**ABSTRACT:**In this study the generalized Modulation Transfer Function (GMTF) and the geometric sharpness (Sgeo) were used (i) to study the effects of various focal spot sizes (0.04 mm-0.3 mm), x-ray intensity distributions (Gaussian and double Gaussian), breast thicknesses (2-7 cm) and magnifications M (1.0-2.0) on the spatial resolution of an a-Se digital mammography system, (ii) to identify suitable focal spots for magnification mammography and (iii) derive optimum magnifications. For the calculation of GMTF the required components were: focal spot MTF, obtained from theory, detector MTF, scatter MTF and scatter fraction obtained from Monte Carlo simulations. The results showed that focal spots with sizes up to 0.18 mm are suitable for magnification mammography offering a GMTF which is >50% and >20% at the respective object frequencies of 6.5 mm(-1) and 9 mm(-1). Focal spots with sizes < 0.16 mm and Gaussian. intensity distribution, or sizes ≤ 0.1 mm and double Gaussian, offer a system resolution which improves or does not deteriorate with magnification for most object frequencies. For larger focal spots, i.e. 0.16-0.18 mm for a Gaussian and 0.12-0.18 mm for a double Gaussian. intensity distribution, optimum magnifications exist which depend on the object frequency and breast thickness. System resolution (in terms of Sgeo) is maximized at M = 1.8-2.0 (all breast thicknesses) for Gaussian intensity distribution, and at M = 1.4-1.6 (breast thicknesses ≤ 4 cm) and M = 1.6-1.8 (thicker breasts) for double Gaussian.Physica Medica 09/2013; · 1.17 Impact Factor - [Show abstract] [Hide abstract]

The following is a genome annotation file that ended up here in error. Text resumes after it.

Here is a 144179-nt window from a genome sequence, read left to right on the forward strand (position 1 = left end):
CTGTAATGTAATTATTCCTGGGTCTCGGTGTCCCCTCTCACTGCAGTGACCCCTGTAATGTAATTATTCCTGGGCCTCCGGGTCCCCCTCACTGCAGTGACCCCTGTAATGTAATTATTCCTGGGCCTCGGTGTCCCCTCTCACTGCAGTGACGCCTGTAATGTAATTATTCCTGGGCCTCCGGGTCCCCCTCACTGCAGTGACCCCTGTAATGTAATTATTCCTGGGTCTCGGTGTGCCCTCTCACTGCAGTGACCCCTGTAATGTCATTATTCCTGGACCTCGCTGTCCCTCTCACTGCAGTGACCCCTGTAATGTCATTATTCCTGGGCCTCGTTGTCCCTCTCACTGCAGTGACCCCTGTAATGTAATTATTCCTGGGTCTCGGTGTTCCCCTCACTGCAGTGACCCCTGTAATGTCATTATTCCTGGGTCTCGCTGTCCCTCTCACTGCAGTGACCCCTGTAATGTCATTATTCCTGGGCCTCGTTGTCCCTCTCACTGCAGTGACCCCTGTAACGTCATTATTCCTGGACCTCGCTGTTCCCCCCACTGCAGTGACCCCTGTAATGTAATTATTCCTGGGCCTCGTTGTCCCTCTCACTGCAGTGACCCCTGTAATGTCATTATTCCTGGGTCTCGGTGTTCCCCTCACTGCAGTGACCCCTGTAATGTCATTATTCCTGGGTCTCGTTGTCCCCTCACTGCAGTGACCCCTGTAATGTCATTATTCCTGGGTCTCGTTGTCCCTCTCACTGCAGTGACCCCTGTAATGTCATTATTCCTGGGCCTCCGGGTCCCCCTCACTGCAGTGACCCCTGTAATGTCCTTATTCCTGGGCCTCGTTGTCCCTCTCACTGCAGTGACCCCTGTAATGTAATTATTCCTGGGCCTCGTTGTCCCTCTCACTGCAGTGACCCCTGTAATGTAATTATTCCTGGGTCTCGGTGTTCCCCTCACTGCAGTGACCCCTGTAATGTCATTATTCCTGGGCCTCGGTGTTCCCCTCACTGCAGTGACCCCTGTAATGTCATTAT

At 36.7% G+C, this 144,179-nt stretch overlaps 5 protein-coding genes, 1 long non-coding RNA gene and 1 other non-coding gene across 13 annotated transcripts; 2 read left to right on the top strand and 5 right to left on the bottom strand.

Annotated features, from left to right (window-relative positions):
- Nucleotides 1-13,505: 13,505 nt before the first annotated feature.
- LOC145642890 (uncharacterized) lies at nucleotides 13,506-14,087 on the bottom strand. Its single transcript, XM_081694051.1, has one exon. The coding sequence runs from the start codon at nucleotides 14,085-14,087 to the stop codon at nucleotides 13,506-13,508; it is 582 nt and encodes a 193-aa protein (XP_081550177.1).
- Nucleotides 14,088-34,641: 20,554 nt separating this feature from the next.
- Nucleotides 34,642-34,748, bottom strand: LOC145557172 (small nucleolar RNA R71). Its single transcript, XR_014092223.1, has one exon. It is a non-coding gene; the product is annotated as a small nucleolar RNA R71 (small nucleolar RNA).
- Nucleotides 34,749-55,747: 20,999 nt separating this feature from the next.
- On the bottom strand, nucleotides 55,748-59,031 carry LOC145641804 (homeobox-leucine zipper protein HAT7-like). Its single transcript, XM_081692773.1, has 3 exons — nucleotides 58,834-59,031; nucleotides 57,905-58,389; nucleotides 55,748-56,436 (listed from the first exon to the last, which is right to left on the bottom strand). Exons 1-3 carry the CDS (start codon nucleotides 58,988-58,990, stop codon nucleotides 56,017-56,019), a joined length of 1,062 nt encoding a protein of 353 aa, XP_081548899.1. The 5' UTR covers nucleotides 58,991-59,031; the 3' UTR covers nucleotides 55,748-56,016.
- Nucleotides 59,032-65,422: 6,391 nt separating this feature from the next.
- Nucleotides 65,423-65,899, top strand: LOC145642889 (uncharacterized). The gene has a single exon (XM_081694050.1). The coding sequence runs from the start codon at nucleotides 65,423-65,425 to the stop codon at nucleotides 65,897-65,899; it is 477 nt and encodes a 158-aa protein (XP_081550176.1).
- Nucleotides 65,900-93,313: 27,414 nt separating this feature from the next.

**ABSTRACT:**Purpose: The proliferation of cone-beam CT (CBCT) has created interest in performance optimization, with x-ray scatter identified among the main limitations to image quality. CBCT often contends with elevated scatter, but the wide variety of imaging geometry in different CBCT configurations suggests that not all configurations are affected to the same extent. Graphics processing unit (GPU) accelerated Monte Carlo (MC) simulations are employed over a range of imaging geometries to elucidate the factors governing scatter characteristics, efficacy of antiscatter grids, guide system design, and augment development of scatter correction.Methods: A MC x-ray simulator implemented on GPU was accelerated by inclusion of variance reduction techniques (interaction splitting, forced scattering, and forced detection) and extended to include x-ray spectra and analytical models of antiscatter grids and flat-panel detectors. The simulator was applied to small animal (SA), musculoskeletal (MSK) extremity, otolaryngology (Head), breast, interventional C-arm, and on-board (kilovoltage) linear accelerator (Linac) imaging, with an axis-to-detector distance (ADD) of 5, 12, 22, 32, 60, and 50 cm, respectively. Each configuration was modeled with and without an antiscatter grid and with (i) an elliptical cylinder varying 70-280 mm in major axis; and (ii) digital murine and anthropomorphic models. The effects of scatter were evaluated in terms of the angular distribution of scatter incident upon the detector, scatter-to-primary ratio (SPR), artifact magnitude, contrast, contrast-to-noise ratio (CNR), and visual assessment.Results: Variance reduction yielded improvements in MC simulation efficiency ranging from ∼17-fold (for SA CBCT) to ∼35-fold (for Head and C-arm), with the most significant acceleration due to interaction splitting (∼6 to ∼10-fold increase in efficiency). The benefit of a more extended geometry was evident by virtue of a larger air gap-e.g., for a 16 cm diameter object, the SPR reduced from 1.5 for ADD = 12 cm (MSK geometry) to 1.1 for ADD = 22 cm (Head) and to 0.5 for ADD = 60 cm (C-arm). Grid efficiency was higher for configurations with shorter air gap due to a broader angular distribution of scattered photons-e.g., scatter rejection factor ∼0.8 for MSK geometry versus ∼0.65 for C-arm. Grids reduced cupping for all configurations but had limited improvement on scatter-induced streaks and resulted in a loss of CNR for the SA, Breast, and C-arm. Relative contribution of forward-directed scatter increased with a grid (e.g., Rayleigh scatter fraction increasing from ∼0.15 without a grid to ∼0.25 with a grid for the MSK configuration), resulting in scatter distributions with greater spatial variation (the form of which depended on grid orientation).Conclusions: A fast MC simulator combining GPU acceleration with variance reduction provided a systematic examination of a range of CBCT configurations in relation to scatter, highlighting the magnitude and spatial uniformity of individual scatter components, illustrating tradeoffs in CNR and artifacts and identifying the system geometries for which grids are more beneficial (e.g., MSK) from those in which an extended geometry is the better defense (e.g., C-arm head imaging). Compact geometries with an antiscatter grid challenge assumptions of slowly varying scatter distributions due to increased contribution of Rayleigh scatter.Medical Physics 05/2013; 40(5):051915. · 2.91 Impact Factor